Apart from plottables there is another category of plot objects that are important: Items. The base class of all items is QCPAbstractItem. An item sets itself apart from plottables in that it's not necessarily bound to any axes. This means it may also be positioned in absolute pixel coordinates or placed at a relative position on an axis rect. Further, it usually doesn't represent data directly, but acts as decoration, emphasis, description etc.
Multiple items can be arranged in a parent-child-hierarchy allowing for dynamical behaviour. For example, you could place the head of an arrow at a fixed plot coordinate, so it always points to some important area in the plot. The tail of the arrow can be anchored to a text item which always resides in the top center of the axis rect, independent of where the user drags the axis ranges. This way the arrow stretches and turns so it always points from the label to the specified plot coordinate, without any further code necessary.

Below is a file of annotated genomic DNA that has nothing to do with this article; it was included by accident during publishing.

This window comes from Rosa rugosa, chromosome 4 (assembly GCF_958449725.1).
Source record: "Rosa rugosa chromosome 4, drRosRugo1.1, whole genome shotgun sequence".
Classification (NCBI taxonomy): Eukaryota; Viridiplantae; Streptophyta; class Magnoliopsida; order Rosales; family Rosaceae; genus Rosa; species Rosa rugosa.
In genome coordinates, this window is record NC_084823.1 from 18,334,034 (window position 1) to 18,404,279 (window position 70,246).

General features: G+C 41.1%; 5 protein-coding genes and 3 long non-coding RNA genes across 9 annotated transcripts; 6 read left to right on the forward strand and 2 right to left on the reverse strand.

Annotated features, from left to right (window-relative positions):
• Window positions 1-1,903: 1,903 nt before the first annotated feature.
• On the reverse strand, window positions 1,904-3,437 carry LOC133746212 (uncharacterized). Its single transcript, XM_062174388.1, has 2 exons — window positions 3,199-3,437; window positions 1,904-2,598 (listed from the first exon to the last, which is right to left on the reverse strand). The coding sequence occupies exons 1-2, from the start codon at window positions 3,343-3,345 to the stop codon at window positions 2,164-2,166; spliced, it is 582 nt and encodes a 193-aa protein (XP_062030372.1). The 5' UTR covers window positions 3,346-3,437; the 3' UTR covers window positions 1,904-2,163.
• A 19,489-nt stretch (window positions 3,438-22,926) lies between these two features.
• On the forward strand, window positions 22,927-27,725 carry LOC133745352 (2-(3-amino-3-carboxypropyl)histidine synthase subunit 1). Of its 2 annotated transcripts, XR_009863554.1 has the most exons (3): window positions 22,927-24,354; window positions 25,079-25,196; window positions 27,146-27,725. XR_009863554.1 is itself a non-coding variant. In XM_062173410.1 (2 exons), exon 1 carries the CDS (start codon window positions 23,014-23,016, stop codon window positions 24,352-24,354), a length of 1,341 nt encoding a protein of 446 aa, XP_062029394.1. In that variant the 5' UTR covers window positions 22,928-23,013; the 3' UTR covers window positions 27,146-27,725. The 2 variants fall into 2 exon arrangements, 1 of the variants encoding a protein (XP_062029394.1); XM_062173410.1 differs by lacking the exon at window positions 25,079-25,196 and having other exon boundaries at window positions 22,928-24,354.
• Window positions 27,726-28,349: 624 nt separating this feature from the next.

For a more detailed introduction, see the QCPAbstractItem documentation, and from there the documentations of the individual standard items, to find out how to use them.
QCustomPlot uses an internal layout system to provide dynamic sizing and positioning of objects like the axis rect(s), legends, color scales, and other layout elements. They are all based on QCPLayoutElement and are arranged by placing them inside a QCPLayout subclass, like QCPLayoutGrid.
See the page about the layout system for details.
QCustomPlot has multiple OpenGL backends to provide OpenGL hardware accelerated plotting across all supported Qt versions. If the computer supports OpenGL, you can enable it by compiling with
QCUSTOMPLOT_USE_OPENGL and simply calling setOpenGl(true) on the respective QCustomPlot instance. More details are given in the documentation of that method.
Information on maximizing plot performance for demanding visualization tasks can be found on the dedicated page about Plot Performance Improvement.
QCustomPlot understands some preprocessor defines that are useful for debugging and compilation. The flags must be defined before including the QCustomPlot header. Usually it's best to add them to your qmake project file, using e.g.
DEFINES += QCUSTOMPLOT_USE_OPENGL
See the page Special Qt Flags if your project uses